Hi friends, I'm new to the website industry and so I need advise with how things work. Basically I want to set up a website which mainly will only display the product catalogue and I would like to create an application (possibly using C#) that will allow the user to get the data from a remote database (Possibly SQL Server) and from there they can just hit publish and HTML pages will be generated and uploaded to the web server.
Now, if I setup my own server (installing Apache and MS SQL Server) I can integrate them all. But what about if I'm using services provided by others? I've been doing some research and most of them only emphasize the web hosting bits and hardly mention about relational database.
Also, how does their FTP for the web server works? I've only use putty and FileZilla for FTP on Windows Azure and Apache so would it be the same with theirs?
Hi everyone, I'm a newbie here. I would like to ask if what's the ideal internet connection for home-based server? We have a website that loads normally here but when we're trying to load it in other locations in took 1min to load. Any advice regarding this? Thank you very much.
A very simple approach is to look at the network tab in Task Manager (make sure that it shows bytes sent/bytes received). That will give you some hints on the amount of data transported over the network for your page, and consequently you can calculate the required speeds for desired loading times.
Note: many internet lines are not symmetric - upload speed is just a fraction (often less than 10%) of download speed. The office with the server needs the high upload line.
And also think about reducing the amount of data to be sent - do you need background images, background music, high-resolution bitmap images,...
1. You can get a server of your own from any ISP.
Advantage ==> one time investment
Disadvantage ==> maintaining the server is tiresome.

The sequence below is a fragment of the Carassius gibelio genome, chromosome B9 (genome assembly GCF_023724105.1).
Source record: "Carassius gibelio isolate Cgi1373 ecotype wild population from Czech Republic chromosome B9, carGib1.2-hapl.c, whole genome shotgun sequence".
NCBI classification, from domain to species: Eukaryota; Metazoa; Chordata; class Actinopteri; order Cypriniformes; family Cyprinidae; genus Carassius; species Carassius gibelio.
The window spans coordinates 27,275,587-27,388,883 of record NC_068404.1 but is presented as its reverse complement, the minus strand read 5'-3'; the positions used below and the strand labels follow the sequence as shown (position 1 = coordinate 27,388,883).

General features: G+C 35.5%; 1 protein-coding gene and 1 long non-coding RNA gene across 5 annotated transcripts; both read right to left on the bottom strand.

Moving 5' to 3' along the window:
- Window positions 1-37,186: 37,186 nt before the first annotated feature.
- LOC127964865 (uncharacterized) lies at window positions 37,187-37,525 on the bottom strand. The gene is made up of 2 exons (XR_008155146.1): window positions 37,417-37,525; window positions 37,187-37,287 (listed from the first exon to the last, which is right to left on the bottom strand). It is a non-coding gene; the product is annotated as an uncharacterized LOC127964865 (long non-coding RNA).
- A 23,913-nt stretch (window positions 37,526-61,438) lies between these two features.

2. You can get the help of sites like godaddy or hostgator. They provide space in their servers for your site to run. You will be given a username and password to fully control what you are going to do.
Advantage ==> You don't have to maintain anything other than your site.
Disdvantage ==> they usually have yearly payment schemes.
Hello Friends, how was the day? When you designed a website with asp.net, and you want to host. After hosting it, can visitors access the site with mobile phone? Or you will have to rebuild the website for mobile phones?
Yes, they can. Any device with a web browser should be able to access your website. However, a website designed for viewing in a 1024x768 laptop screen will probably not be easily viewed in a device with a much smaller screen. For this reason, you should design a mobile version of your site targeted to those users.
See this[^] useful overview of how to rethink your design for mobile users.
I understand how to use the IIS AppPool\website in assigning permissions to the website folder in a workgroup server. But when I make the web server a member of my domain, I'm not able to use the same AppPool Identity. I tried DomainName\IIS AppPool\website. So In the meantime, I made the server a workgroup member.
I want to experiment with the Hyper-V hypervisor and put 3 virtual servers on it, that feed off a special share from 1 of the hypervisor drives, and I'm having trouble with the permissions. I experimented with the NLB, but was missing a couple of things on the shared disk drive.
Last Visit: 31-Dec-99 18:00 Last Update: 22-Apr-14 21:49